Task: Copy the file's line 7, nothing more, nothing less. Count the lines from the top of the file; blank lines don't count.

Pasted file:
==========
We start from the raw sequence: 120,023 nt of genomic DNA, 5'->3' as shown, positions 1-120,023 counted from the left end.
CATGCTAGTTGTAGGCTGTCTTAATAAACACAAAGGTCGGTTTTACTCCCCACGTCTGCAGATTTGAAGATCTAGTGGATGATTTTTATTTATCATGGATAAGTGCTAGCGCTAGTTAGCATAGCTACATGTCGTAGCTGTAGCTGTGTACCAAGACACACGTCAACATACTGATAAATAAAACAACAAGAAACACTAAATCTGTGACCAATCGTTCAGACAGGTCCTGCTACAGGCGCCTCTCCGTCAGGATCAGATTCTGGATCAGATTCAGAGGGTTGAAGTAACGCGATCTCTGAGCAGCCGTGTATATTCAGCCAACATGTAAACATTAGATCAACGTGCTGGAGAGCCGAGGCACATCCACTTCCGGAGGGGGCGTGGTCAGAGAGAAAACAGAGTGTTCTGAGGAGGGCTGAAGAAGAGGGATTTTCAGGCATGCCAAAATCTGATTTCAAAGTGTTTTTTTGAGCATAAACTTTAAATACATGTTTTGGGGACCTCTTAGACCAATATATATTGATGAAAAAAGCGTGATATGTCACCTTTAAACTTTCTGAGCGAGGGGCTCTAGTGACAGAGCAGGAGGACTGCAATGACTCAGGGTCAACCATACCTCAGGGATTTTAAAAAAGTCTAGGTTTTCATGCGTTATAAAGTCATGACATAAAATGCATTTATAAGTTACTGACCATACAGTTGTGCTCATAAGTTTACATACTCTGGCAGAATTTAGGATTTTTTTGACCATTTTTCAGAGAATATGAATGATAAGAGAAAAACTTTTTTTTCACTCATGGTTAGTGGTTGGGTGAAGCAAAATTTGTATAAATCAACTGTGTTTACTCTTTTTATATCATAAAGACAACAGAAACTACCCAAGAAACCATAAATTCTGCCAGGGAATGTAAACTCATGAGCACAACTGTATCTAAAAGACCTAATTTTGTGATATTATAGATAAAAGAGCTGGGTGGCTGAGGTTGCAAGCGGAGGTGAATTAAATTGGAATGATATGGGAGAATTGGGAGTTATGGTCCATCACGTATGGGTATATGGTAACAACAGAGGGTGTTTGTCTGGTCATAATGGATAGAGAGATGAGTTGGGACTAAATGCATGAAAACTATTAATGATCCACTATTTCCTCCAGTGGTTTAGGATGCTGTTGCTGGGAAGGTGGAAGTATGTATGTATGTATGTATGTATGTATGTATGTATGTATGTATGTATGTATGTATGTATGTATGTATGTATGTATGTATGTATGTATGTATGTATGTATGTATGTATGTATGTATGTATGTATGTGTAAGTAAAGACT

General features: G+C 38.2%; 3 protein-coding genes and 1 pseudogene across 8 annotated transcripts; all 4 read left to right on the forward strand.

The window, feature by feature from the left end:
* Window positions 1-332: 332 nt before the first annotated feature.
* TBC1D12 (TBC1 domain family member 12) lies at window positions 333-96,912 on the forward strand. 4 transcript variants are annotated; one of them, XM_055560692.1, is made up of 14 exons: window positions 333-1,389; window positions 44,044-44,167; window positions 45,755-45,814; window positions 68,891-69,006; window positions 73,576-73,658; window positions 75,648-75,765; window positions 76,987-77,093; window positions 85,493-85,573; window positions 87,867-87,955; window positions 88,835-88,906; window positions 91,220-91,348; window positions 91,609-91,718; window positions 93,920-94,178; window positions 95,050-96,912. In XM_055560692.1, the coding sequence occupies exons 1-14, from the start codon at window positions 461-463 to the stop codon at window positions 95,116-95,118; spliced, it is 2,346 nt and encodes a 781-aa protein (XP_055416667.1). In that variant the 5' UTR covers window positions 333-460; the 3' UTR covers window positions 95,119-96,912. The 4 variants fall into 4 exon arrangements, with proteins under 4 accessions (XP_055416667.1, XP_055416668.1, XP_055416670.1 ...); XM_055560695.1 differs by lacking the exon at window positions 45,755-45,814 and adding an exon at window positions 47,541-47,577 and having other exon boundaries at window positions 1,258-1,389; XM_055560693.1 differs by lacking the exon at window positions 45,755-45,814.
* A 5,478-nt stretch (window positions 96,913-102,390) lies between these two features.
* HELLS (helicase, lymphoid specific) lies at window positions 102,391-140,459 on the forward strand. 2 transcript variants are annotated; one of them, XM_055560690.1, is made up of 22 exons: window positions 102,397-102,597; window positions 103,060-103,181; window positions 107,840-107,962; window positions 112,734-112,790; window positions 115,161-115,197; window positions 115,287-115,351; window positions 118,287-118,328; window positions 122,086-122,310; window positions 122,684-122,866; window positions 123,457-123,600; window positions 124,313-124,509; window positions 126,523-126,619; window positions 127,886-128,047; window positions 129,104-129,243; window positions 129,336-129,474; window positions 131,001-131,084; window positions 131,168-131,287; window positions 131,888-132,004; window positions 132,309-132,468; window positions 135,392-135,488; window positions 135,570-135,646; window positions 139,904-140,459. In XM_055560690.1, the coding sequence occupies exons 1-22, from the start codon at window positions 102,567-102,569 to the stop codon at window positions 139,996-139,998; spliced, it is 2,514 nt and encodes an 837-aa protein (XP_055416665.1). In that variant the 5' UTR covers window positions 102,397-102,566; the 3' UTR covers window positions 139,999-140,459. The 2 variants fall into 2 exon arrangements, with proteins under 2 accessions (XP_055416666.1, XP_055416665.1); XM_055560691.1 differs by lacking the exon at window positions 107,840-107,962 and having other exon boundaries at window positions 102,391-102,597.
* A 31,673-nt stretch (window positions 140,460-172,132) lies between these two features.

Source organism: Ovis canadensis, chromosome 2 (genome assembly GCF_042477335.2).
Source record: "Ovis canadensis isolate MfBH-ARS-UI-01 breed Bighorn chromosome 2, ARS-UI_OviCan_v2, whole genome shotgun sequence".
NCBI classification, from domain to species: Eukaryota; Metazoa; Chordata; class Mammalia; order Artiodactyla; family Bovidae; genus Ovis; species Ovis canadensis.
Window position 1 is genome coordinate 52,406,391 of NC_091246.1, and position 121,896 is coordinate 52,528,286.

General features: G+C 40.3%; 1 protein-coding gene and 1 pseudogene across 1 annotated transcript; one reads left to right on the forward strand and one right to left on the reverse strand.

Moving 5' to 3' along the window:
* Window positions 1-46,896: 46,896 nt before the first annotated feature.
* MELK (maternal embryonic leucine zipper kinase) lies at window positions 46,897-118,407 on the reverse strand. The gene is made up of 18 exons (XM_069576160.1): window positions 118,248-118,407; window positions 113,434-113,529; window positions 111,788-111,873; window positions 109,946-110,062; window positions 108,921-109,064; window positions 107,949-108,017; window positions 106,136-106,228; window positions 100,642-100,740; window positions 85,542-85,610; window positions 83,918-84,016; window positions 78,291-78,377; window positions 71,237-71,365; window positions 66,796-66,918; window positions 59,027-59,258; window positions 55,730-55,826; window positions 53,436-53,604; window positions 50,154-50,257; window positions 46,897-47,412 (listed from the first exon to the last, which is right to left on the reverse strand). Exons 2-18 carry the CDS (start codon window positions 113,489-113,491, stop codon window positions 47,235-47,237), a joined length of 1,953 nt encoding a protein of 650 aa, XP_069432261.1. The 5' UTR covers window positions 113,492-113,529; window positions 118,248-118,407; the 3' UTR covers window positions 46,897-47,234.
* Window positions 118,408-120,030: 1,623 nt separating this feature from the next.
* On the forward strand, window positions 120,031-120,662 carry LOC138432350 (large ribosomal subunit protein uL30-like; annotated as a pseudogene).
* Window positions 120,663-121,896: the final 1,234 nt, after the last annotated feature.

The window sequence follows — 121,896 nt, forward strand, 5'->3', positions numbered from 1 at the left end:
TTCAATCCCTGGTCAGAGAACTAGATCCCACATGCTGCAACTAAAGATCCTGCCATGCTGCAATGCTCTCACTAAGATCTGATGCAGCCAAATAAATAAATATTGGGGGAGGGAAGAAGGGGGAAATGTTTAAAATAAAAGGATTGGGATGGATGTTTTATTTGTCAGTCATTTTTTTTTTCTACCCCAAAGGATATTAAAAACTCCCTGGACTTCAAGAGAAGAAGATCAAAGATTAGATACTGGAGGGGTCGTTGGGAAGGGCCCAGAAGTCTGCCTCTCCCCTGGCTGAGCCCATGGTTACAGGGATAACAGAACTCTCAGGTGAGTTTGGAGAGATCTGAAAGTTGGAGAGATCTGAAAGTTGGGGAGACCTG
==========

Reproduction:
* A 5,478-nt stretch (window positions 96,913-102,390) lies between these two features.